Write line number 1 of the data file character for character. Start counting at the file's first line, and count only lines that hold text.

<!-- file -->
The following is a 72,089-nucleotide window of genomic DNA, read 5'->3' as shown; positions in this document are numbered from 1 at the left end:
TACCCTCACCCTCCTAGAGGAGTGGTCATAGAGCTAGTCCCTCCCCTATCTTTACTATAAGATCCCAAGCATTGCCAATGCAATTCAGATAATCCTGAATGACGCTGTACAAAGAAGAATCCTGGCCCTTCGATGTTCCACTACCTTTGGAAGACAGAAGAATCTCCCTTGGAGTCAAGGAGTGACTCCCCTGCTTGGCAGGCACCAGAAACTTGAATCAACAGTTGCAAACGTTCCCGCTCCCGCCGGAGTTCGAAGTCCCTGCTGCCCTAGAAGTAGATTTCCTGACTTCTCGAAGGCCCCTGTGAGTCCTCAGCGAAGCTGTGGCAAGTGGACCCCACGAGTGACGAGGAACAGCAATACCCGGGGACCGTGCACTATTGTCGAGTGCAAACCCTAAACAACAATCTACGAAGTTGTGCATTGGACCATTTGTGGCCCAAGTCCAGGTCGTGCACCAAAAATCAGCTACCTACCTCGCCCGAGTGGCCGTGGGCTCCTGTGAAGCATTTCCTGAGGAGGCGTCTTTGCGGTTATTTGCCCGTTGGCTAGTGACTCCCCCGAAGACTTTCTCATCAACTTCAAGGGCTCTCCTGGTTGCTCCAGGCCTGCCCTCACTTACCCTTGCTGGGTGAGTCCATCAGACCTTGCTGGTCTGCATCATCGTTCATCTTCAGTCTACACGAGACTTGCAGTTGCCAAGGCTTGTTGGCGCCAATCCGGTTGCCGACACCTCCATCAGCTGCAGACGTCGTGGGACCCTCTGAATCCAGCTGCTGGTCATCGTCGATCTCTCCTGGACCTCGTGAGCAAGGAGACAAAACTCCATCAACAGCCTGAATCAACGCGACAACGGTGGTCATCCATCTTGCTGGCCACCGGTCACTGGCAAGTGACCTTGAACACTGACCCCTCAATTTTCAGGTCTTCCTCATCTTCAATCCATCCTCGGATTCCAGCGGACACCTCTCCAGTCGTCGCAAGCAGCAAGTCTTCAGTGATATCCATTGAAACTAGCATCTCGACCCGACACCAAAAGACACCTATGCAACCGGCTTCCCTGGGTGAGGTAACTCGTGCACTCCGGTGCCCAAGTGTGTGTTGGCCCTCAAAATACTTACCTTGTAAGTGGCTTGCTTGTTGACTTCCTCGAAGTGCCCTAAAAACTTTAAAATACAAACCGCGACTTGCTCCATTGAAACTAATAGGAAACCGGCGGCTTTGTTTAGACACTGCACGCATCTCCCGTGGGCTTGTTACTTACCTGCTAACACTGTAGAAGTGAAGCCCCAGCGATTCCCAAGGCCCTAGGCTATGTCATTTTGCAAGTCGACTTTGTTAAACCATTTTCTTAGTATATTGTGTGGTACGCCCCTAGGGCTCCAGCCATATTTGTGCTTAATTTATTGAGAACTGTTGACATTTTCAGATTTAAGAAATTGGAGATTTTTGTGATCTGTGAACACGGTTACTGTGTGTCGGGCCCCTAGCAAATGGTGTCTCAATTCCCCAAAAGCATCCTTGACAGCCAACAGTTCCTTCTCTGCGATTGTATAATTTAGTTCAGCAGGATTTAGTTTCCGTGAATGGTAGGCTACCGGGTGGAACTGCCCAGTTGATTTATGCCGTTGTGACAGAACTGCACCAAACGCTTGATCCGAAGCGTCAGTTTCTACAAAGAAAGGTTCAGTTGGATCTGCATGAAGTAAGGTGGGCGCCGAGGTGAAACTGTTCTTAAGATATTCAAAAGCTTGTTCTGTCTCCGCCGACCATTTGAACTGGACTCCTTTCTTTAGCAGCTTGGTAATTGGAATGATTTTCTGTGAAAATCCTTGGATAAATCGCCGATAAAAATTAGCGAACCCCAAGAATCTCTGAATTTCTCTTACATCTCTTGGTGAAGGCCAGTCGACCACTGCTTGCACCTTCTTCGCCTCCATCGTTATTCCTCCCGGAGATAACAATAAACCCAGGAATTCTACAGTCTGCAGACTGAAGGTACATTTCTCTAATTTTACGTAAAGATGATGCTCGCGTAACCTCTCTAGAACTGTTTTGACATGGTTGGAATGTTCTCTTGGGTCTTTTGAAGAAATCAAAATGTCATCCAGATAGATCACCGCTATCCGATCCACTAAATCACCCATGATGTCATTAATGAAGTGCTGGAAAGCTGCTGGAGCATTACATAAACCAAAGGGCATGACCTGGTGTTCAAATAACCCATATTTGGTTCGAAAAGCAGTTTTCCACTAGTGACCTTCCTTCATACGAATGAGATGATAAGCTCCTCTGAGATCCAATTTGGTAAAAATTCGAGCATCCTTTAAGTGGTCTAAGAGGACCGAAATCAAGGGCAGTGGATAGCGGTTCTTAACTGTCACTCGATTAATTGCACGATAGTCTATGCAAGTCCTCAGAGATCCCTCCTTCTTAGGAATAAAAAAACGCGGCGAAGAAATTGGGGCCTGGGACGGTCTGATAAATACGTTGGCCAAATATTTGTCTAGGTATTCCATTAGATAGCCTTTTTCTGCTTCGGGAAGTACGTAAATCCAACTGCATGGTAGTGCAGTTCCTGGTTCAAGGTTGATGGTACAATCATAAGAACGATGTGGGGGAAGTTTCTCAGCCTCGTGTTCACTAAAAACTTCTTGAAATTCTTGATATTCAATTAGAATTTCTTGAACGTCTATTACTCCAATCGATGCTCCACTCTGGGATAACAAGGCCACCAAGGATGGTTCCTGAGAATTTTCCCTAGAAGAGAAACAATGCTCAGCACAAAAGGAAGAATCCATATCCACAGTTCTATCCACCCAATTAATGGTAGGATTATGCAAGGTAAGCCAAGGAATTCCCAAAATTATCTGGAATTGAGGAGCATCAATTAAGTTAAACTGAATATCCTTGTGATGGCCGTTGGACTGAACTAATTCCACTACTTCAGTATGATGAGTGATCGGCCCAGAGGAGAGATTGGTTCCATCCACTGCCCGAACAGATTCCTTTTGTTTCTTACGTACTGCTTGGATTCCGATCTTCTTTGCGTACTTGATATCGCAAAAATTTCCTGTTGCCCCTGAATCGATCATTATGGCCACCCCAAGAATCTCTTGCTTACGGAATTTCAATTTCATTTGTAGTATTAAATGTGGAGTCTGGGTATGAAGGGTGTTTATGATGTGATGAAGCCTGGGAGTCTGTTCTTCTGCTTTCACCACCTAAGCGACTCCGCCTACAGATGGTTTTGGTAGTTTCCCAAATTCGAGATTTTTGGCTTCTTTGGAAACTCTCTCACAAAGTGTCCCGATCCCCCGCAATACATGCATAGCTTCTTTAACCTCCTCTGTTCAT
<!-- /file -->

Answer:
The following is a 72,089-nucleotide window of genomic DNA, read 5'->3' as shown; positions in this document are numbered from 1 at the left end: